For Good First Issue is a curated list of open source projects that are also digital public goods and need the help of developers.
GitHub is the home for all developers, a place where we come together to learn, collaborate, and ship code. At GitHub Education, our goal is to welcome students and teachers into that home and provide them with the skills and leading industry tools to complete their academic journey, from classroom engagement to career readiness. We believe every student and teacher deserves the same access to our offerings.
GitHub Education recently took a close look at GitHub Global Campus, the portal that showcases all of GitHub Education’s tools, programs, and resources in one place. We enlisted the help of GitHub’s Accessibility team to audit the pages and features of GitHub Global Campus against accessibility standards, such as the Web Content Accessibility Guidelines (WCAG), and point out areas of the application that could be made more inclusive.
The GitHub Accessibility team includes testers with lived experience in using assistive technologies. GitHub Education has spent the past several months taking in their feedback, working with designers, and improving the code to remove barriers that may block access. We’ve updated features, tested, and iterated until we’ve landed on the best and most inclusive solutions.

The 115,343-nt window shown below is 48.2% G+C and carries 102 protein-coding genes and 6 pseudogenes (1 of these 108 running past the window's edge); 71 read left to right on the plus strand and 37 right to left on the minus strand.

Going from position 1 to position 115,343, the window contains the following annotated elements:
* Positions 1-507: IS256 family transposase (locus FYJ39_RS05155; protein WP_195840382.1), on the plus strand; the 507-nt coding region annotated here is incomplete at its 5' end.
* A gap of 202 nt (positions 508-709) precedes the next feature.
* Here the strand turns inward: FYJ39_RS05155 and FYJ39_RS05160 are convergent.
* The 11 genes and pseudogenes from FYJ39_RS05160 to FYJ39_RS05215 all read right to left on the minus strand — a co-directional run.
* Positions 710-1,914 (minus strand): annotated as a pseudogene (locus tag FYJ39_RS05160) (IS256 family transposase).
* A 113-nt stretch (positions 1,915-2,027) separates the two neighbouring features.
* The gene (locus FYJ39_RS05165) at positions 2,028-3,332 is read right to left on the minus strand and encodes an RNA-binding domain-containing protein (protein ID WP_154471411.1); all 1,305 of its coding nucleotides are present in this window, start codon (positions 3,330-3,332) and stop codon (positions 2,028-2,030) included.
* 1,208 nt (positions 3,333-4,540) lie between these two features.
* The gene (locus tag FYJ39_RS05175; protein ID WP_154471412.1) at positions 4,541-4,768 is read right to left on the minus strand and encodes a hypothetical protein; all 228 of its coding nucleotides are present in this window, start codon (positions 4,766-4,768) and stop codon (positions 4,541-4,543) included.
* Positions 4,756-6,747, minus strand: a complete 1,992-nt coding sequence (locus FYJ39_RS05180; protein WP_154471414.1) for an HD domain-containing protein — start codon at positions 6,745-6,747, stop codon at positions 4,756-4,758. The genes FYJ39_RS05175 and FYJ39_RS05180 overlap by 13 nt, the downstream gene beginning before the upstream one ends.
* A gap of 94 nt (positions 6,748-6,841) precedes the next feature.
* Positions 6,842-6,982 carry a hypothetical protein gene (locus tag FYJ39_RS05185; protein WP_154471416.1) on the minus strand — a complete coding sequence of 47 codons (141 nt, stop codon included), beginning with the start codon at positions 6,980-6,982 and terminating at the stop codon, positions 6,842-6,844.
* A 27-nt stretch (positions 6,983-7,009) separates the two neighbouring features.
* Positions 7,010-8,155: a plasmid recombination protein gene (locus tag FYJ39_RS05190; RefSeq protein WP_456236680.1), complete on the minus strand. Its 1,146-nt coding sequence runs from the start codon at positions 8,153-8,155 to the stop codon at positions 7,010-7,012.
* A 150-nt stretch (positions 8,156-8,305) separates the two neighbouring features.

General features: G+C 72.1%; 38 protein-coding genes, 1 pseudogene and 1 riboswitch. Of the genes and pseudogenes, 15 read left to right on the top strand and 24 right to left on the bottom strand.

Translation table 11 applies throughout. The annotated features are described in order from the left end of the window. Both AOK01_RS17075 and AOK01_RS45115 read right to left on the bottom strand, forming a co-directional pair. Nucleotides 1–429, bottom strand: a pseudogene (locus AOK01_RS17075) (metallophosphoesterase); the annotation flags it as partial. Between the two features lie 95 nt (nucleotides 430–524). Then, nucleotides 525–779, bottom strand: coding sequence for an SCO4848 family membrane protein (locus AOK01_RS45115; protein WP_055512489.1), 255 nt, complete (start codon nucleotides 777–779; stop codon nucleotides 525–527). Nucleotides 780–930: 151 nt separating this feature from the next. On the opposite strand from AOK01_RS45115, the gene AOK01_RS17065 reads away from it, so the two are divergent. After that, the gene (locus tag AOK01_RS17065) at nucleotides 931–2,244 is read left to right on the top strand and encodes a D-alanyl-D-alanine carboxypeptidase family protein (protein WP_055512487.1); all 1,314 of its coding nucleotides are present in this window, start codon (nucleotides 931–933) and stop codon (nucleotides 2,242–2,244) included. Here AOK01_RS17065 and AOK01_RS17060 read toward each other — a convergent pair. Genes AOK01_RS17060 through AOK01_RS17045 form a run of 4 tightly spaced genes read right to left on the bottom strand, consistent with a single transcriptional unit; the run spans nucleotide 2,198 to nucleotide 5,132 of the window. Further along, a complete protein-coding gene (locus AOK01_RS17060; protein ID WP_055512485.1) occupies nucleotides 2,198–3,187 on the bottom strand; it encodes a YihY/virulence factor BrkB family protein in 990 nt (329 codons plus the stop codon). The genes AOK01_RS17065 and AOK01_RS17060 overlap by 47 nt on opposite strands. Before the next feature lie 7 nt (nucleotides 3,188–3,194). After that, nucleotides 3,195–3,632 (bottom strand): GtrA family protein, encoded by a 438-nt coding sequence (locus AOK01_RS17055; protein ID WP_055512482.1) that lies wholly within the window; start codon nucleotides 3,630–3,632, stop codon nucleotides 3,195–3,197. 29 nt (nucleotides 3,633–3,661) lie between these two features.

Many of the changes you’ll find on GitHub Global Campus include improving the way we write HTML:
- Reviewing headings so that the content hierarchy makes sense and so that any user can skim or skip to the information they want.
- Making sure the linkable things are links and the clickable things are buttons.
- Including more semantic tags to make the pages easier to navigate and interact with.
The code also now uses more components from Primer, GitHub’s open source design system. This gives GitHub Global Campus the accessibility features that are built into the rest of GitHub, in addition to better matching the GitHub experience that you’re used to. Check out modal windows on GitHub Global Campus, for example, if you’re using a keyboard, they now hold focus, land on the close button, and return you to where you left off on the page when you exit out of them. If you’re exploring GitHub Global Campus visually you may not notice all of the changes, but we hope these are big improvements for many other users.
The GitHub Education team is joining the effort to build a more accessible GitHub, and we’re only just getting started. Going forward, linters will automate accessibility checks and prevent regressions, but our engineering team will also continue working with the GitHub Accessibility team to find the improvements that we can only find manually. Our learnings from the current process will be applied throughout all GitHub Education products to provide a more inclusive platform in the future.